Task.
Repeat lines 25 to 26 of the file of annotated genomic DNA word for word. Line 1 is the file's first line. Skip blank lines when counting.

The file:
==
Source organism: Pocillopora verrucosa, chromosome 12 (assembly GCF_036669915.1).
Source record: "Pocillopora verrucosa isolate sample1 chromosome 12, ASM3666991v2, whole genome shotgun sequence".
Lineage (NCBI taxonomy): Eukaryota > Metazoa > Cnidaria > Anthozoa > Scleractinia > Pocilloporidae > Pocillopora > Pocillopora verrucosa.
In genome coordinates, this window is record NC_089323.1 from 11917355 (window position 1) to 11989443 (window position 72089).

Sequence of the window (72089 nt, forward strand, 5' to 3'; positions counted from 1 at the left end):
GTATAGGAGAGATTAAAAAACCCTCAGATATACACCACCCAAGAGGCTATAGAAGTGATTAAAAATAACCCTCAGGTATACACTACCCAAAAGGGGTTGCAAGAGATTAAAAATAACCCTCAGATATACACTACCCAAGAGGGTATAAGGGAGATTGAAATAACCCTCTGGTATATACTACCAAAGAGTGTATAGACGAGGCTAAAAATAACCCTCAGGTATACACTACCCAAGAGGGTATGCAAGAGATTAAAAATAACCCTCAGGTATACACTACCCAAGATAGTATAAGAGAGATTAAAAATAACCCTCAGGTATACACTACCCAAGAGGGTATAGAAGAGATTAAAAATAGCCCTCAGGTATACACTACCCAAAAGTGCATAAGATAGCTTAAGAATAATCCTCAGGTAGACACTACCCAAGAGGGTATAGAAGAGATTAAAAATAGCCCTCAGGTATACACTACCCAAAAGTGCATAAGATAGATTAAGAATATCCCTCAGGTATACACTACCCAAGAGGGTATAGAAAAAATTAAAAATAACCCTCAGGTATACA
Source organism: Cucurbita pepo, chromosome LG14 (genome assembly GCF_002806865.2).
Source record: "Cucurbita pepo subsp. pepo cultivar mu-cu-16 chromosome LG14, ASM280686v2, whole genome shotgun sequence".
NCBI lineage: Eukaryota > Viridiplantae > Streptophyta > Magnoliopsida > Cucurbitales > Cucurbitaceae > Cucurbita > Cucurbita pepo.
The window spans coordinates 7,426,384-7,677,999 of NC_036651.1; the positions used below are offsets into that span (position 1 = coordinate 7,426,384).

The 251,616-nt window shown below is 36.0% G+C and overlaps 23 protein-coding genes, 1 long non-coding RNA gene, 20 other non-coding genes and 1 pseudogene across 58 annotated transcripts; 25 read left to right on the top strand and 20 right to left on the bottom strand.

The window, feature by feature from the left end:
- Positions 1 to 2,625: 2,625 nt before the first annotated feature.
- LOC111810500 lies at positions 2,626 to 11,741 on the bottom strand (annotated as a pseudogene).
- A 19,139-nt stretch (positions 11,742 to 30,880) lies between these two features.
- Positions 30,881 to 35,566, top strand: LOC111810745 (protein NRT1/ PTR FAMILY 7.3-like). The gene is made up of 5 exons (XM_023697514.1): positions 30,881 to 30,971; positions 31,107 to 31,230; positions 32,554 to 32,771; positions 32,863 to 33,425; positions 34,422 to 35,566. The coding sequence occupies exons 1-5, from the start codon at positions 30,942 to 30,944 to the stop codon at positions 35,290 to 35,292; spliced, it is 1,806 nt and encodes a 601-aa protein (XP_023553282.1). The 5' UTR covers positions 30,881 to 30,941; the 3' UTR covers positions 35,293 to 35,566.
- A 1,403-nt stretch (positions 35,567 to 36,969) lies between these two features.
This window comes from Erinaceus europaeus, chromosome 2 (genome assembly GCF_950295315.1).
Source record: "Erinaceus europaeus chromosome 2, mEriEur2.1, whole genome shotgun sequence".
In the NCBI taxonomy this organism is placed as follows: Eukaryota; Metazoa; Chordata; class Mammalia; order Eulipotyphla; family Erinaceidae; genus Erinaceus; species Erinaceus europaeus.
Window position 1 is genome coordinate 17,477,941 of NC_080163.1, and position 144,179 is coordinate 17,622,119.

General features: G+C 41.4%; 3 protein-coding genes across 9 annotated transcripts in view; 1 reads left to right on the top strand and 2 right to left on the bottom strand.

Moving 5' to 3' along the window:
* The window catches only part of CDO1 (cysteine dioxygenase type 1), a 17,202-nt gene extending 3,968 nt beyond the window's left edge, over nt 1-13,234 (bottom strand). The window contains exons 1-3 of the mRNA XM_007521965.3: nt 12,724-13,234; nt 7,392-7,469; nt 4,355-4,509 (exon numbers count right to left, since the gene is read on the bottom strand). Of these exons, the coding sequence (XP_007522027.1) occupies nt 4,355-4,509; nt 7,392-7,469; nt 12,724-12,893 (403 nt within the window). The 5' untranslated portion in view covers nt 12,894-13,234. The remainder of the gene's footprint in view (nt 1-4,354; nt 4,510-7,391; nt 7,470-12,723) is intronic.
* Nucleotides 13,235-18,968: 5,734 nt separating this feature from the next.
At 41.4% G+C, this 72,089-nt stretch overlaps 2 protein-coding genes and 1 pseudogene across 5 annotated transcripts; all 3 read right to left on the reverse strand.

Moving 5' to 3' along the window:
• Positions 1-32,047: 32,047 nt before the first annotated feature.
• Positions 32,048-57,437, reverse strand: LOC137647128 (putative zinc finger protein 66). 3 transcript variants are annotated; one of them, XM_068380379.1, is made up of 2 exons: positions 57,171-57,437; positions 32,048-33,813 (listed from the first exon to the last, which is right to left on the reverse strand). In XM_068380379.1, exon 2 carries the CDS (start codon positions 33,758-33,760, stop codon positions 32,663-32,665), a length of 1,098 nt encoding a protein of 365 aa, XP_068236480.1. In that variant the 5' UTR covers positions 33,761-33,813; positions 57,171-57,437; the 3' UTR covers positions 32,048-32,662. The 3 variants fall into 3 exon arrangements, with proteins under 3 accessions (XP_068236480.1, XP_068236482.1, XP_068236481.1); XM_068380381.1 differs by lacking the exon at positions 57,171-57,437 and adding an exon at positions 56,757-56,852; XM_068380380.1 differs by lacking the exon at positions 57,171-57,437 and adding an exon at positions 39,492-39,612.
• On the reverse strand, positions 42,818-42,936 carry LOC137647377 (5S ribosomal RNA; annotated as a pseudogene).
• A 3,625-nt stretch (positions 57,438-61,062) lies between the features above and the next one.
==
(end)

* Nucleotides 13,235-18,968: 5,734 nt separating this feature from the next.
At 41.4% G+C, this 72,089-nt stretch overlaps 2 protein-coding genes and 1 pseudogene across 5 annotated transcripts; all 3 read right to left on the reverse strand.